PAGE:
Kickin’ the Bucket | Back to basics: Decomposition

Kickin’ The Bucket is a bi-weekly blog about death, dead things and the people who work with them.

By Millicent Watt, Contributing Editor

In honor of the new semester and syllabus week, we’re going to start with the basics — what happens to the body after death.

Decomposition begins only a few minutes after death, when cells become deprived of oxygen and start digesting themselves with their own enzymes — a process called autolysis. As cells, tissue and organs break down, blood cells leak from damaged vessels and settle in small vessels, making the body appear pale. Body temperature also begins to drop about 1.5 degrees Fahrenheit per hour, which can help forensic pathologists determine time of death, if necessary.

At hour one, all of the body’s muscles relax — called primary flaccidity — causing pupils to dilate, eyelids to hang and the body to go limp. The bowels and bladder also release as sphincter muscles relax. Imagine how many tearful movie death scenes would be ruined — or made more realistic — if a character released their bowels while being held in the lap of their mourning partner.

At hours two through six, blood settles at the bottom of the body, called livor mortis. Rigor mortis — the stiffening of muscles — sets in soon after. It starts at the eyelids, jaw and neck muscles before working its way down the body.

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Due to a downed immune system, microbes from the gastrointestinal tract go unchecked and begin to digest the intestines and surrounding tissues before spreading to the lymph nodes and other parts of the body.

Next, putrefaction increases, where soft tissue is broken down even further into gas, liquids and salts. The build-up of gas and liquids can cause the abdomen to bloat, which causes blisters to form on the skin, leading large sheets of skin to loosely hang from the rest of the body, called slippage. The body will also begin to smell as it begins to purge the gas and fluids.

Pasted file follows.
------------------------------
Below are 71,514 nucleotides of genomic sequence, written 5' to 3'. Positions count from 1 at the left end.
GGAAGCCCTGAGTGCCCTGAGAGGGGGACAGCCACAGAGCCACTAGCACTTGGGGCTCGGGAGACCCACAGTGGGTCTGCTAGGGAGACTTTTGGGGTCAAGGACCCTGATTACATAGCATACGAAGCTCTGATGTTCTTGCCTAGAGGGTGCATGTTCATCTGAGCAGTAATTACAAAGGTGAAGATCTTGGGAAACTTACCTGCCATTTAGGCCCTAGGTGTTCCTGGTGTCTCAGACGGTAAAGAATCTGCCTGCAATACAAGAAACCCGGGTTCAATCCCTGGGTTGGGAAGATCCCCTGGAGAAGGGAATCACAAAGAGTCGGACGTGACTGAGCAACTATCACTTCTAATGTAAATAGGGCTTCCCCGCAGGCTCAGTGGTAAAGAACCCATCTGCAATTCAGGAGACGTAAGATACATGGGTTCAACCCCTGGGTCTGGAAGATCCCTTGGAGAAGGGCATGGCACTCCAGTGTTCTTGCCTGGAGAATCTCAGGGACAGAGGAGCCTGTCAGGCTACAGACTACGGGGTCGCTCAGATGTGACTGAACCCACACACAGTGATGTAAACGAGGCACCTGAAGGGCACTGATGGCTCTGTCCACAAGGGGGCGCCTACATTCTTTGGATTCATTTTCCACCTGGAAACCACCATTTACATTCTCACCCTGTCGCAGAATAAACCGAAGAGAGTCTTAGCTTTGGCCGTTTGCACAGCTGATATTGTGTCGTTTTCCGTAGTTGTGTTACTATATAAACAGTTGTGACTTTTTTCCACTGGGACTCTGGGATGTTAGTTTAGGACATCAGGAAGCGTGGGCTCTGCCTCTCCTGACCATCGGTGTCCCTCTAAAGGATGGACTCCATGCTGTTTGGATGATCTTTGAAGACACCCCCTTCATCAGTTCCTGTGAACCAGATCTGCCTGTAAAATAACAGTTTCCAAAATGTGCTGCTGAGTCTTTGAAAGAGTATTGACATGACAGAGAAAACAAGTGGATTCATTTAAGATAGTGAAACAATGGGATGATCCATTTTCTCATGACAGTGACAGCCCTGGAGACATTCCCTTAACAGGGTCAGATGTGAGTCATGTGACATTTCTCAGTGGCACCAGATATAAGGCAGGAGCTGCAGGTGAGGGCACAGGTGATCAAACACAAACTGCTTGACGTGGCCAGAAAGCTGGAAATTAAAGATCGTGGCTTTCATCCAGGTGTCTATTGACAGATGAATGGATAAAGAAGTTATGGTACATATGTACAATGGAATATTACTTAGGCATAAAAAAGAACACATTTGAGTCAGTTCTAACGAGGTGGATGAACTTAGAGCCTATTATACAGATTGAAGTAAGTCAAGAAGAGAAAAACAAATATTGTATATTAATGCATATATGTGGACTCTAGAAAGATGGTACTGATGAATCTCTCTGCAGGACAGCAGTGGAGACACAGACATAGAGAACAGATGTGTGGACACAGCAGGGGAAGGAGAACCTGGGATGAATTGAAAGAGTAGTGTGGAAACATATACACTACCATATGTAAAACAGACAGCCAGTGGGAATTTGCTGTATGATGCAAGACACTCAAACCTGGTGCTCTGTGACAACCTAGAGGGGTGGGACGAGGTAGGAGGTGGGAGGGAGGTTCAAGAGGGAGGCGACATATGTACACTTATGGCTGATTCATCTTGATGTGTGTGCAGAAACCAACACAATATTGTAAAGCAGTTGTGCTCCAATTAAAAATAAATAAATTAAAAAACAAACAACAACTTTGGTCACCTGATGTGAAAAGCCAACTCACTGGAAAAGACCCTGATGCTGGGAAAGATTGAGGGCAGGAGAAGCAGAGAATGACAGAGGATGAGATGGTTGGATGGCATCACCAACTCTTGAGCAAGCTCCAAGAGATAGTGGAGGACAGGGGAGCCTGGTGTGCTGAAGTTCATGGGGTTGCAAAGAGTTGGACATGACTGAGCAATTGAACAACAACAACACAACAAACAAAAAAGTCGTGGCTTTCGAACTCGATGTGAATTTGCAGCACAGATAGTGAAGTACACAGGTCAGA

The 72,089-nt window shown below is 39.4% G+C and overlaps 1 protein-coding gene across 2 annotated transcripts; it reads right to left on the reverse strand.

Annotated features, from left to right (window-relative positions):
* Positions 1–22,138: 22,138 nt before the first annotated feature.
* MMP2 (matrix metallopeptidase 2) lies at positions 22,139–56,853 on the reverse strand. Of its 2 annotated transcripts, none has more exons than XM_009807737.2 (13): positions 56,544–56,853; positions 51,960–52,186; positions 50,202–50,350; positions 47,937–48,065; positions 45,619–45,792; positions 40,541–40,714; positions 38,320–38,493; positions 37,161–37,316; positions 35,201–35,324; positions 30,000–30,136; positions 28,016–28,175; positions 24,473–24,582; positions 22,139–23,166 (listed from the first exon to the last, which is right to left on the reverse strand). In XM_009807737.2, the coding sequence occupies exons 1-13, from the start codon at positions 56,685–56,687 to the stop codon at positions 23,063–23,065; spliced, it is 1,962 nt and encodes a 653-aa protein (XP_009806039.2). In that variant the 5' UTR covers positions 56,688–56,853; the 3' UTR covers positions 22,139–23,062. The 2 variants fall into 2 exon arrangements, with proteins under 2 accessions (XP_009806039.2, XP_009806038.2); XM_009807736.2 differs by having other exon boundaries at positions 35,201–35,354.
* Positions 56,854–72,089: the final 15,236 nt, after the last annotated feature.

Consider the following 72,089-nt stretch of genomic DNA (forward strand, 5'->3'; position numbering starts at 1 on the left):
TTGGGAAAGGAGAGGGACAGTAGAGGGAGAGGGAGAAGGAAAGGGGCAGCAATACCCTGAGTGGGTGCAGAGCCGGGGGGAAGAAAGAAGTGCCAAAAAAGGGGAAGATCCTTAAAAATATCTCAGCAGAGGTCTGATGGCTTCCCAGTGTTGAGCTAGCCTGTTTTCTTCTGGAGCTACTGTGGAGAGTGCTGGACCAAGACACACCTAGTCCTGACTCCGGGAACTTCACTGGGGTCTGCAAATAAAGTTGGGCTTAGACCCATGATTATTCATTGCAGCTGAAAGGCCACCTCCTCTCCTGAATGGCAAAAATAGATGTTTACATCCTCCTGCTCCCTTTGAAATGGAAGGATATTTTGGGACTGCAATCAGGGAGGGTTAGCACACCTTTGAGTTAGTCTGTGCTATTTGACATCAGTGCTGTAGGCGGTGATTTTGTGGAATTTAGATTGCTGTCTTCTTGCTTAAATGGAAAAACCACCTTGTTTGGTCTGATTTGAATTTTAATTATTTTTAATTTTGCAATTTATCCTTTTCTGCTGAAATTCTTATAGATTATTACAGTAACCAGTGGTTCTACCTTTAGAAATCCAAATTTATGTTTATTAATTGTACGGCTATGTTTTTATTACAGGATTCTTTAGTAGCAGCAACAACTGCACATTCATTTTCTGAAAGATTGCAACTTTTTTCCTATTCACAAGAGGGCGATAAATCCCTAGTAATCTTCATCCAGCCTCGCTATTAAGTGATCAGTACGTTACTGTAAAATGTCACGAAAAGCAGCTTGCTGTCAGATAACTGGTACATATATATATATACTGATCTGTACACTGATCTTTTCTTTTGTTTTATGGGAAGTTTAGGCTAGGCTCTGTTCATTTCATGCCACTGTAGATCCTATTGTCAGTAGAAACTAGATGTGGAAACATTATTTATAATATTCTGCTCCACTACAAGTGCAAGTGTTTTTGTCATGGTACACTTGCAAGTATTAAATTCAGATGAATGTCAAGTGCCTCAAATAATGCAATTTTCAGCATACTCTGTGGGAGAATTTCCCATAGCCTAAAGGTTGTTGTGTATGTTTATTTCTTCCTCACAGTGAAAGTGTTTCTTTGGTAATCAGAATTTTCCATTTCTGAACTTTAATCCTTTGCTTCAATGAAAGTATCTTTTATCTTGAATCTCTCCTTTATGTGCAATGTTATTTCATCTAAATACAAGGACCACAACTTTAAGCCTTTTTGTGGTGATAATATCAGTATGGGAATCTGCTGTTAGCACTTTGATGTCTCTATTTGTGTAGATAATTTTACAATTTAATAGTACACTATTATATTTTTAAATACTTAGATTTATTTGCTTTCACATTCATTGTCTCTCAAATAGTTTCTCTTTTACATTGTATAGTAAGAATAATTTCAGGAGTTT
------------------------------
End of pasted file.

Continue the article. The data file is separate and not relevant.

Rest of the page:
The putrid smell of decay attracts flies to the body, where they lay their eggs and feed. The eggs hatch within 24 hours of being laid, and the new maggots feed off the body until they are ready to pupate and develop into adult flies. This cycle repeats until the flies have no more resources. Based on how many insects and what stage in their life cycle they are at, forensic entomologists can determine an estimated time of death.

Decomposition is actually very beneficial to an ecosystem, as it attracts other bugs and animals to feed on the flies, maggots or larvae. Other scavengers or meat-eating animals may feed directly off the body. Additionally, purging releases rich nutrients into the soil that promote diverse plant and animal life.

Of course, the rate of decomposition varies based on environmental conditions — cold temperatures slow decomposition and dry conditions can even mummify a body. Bodies located in a living room will decay differently than one located in a forest or in a coffin after embalming.

My one piece of advice — and a forensic pathologist told me this — is to always check in on your loved ones who live alone. There are many instances where people report a foul smell or a strange liquid dripping from the ceiling and find a neighbor who died days before.

Just give Grandma a quick call.